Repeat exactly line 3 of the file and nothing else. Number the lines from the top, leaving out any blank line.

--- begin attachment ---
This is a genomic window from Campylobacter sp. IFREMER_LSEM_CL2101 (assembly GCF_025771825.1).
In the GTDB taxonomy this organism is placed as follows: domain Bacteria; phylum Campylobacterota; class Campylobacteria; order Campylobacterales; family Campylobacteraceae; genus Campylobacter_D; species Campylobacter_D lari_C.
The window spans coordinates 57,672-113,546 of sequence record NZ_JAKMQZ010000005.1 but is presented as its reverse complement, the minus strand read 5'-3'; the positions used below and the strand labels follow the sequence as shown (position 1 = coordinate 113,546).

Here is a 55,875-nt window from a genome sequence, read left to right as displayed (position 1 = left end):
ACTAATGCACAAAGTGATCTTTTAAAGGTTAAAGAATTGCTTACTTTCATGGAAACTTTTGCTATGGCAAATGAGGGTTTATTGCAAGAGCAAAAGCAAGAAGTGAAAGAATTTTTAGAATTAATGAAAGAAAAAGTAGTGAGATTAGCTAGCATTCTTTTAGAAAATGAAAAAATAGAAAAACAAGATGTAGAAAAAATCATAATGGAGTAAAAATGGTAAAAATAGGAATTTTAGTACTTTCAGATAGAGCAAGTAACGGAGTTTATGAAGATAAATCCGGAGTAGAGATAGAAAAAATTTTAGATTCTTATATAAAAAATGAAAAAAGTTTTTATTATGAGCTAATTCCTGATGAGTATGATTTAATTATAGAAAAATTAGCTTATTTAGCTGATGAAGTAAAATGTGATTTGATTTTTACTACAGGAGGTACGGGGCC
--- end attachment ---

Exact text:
The window spans coordinates 57,672-113,546 of sequence record NZ_JAKMQZ010000005.1 but is presented as its reverse complement, the minus strand read 5'-3'; the positions used below and the strand labels follow the sequence as shown (position 1 = coordinate 113,546).